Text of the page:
Mumbai: Court refuses to drop stringent charges against blast accused

The duo was booked along with several other co-accused under provisions of the MCOCA, Explosives Act, Unlawful Activities (Prevention) Act (UAPA), and Information Technology Act and for criminal conspiracy among other offences.

Bhavna UchilUpdated: Monday, October 24, 2022, 10:24 PM IST
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A special court has rejected the plea of two accused in the 2008 Ahmedabad blasts case seeking that to drop stringent charges of organized crime under provisions of the Maharashtra Control of Organized Crime Act (MCOCA) that were invoked in 2013 by a predecessor judge.

The order was passed on Oct 12 and made available on Monday. The crime branch had alleged that Asif Shaikh and Mubin Shaikh being members of the Indian Mujahideen (IM)were involved with the main accused Afzal Usmani who has similar offences lodged against him and conspired towards the serial blasts that took place in Ahmedabad on July 26, 2008. Blasts were also planned at Surat. For both these blasts, four cars were stolen from Navi Mumbai and threat emails were sent from Mumbai. The duo were booked along with several other co-accused under provisions of the MCOCA, Explosives Act, Unlawful Activities (Prevention) Act (UAPA), and Information Technology Act and for criminal conspiracy among other offences.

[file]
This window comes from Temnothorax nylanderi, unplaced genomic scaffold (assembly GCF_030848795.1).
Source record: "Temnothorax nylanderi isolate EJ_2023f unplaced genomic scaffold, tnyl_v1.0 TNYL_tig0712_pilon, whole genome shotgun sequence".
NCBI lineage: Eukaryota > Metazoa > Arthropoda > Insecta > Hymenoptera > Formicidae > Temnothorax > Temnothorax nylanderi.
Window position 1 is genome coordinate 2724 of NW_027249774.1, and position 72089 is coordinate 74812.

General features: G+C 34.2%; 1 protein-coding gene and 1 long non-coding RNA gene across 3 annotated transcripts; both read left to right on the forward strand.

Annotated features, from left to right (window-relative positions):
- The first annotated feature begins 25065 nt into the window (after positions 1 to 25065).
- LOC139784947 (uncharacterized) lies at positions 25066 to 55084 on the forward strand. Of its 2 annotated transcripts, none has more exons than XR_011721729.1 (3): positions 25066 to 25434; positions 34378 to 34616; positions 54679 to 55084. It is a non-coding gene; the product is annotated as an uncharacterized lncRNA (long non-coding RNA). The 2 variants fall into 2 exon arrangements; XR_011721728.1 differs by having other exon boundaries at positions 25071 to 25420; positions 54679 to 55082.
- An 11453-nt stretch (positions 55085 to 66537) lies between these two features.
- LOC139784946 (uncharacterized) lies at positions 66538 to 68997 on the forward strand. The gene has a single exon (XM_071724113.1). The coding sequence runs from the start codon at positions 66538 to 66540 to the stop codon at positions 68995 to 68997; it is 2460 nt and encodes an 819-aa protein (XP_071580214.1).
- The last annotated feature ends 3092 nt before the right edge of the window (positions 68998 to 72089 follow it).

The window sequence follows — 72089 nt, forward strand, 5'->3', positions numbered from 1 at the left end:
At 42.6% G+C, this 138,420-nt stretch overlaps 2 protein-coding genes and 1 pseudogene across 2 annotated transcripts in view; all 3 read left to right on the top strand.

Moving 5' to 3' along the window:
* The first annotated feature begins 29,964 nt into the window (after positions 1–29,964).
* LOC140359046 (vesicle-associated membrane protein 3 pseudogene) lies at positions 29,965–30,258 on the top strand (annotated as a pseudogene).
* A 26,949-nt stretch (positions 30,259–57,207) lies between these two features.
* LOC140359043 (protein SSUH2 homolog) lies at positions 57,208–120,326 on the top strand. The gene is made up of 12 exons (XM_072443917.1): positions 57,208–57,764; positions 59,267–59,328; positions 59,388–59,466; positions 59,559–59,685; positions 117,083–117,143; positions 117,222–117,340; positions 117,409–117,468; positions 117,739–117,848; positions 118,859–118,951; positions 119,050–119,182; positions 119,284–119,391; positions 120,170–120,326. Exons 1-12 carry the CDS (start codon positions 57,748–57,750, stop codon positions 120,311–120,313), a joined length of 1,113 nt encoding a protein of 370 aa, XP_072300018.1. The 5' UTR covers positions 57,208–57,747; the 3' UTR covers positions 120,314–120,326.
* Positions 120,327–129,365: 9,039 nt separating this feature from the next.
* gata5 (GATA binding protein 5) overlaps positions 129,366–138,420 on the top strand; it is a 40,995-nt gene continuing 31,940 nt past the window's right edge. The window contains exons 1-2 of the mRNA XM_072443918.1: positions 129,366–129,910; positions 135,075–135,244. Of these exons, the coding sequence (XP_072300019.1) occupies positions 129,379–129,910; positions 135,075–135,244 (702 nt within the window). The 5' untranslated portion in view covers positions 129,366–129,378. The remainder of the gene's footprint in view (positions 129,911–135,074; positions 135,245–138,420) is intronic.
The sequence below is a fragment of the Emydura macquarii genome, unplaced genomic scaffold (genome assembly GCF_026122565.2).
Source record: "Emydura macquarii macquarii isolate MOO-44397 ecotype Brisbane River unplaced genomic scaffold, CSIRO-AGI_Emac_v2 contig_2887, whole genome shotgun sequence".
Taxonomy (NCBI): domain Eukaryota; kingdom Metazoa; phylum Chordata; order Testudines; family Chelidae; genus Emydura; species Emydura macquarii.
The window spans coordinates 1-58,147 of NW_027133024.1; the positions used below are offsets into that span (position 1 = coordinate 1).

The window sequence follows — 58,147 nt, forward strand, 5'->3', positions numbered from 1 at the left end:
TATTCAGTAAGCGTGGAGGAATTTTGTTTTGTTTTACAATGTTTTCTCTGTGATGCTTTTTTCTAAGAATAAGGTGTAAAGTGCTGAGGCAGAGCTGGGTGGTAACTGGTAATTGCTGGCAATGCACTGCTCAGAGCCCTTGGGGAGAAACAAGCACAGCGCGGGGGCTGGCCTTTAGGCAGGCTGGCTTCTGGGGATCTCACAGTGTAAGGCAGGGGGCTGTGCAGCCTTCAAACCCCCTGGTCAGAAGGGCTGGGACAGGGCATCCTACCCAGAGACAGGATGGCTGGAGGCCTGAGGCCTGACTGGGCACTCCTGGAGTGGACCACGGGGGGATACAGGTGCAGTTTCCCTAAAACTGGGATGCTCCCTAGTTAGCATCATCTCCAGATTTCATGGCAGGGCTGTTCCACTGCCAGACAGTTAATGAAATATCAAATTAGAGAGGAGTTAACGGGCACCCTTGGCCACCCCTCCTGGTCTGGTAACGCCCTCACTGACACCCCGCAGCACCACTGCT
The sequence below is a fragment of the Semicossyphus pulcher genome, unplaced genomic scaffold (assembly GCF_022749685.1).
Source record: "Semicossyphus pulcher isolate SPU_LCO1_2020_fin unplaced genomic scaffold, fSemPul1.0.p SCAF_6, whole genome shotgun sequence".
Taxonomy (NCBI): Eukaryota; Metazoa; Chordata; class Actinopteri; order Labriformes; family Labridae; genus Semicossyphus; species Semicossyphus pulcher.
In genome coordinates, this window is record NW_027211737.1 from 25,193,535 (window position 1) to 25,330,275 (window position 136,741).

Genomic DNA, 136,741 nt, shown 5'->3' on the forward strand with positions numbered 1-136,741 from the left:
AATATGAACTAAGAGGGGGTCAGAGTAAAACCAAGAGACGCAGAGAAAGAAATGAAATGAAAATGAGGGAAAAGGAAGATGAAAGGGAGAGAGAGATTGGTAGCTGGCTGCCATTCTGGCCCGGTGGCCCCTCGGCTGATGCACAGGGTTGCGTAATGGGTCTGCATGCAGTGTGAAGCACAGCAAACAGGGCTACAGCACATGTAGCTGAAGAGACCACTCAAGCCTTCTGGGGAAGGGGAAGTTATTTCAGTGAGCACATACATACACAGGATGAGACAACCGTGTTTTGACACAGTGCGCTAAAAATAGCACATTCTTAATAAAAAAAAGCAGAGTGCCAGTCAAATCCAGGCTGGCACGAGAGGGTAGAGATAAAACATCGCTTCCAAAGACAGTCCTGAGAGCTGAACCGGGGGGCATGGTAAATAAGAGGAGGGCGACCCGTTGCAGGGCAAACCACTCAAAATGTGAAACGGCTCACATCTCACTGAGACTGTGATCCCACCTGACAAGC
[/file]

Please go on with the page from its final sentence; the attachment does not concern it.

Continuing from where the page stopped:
Charges were framed against them for these offences in end-2013. In 2018, their advocate sought a quashing of charges under the MCOCA and sought that the case be transferred to a sessions court from a special court. In April 2019, the court rejected the plea. The two then approached the Bombay High Court in an appeal against the order. The HC asked the trial court to decide the plea again as a result of which the present plea came to be filed. The accused had contended that charges under MCOCA are not attracted as the name of IM was not mentioned in previous charge­sheets and these mention the name of another organization Fazal-ur-Rehman.

Special Judge Rajesh J Katariya said in the order that it is not the requirement of law that the name of the organisation should be mentioned on the charge sheet. The order said there is ample evidence against the two accused for a prima facie case against them. It said further that the contention that previous charge­sheets were not filed against IM, but against another organization, is a disputed question of fact that can be decided during trial. The court said its predecessor had considered the material before it and framed charges against them and if these are quashed at this stage, it would cause prejudice to the prosecution.

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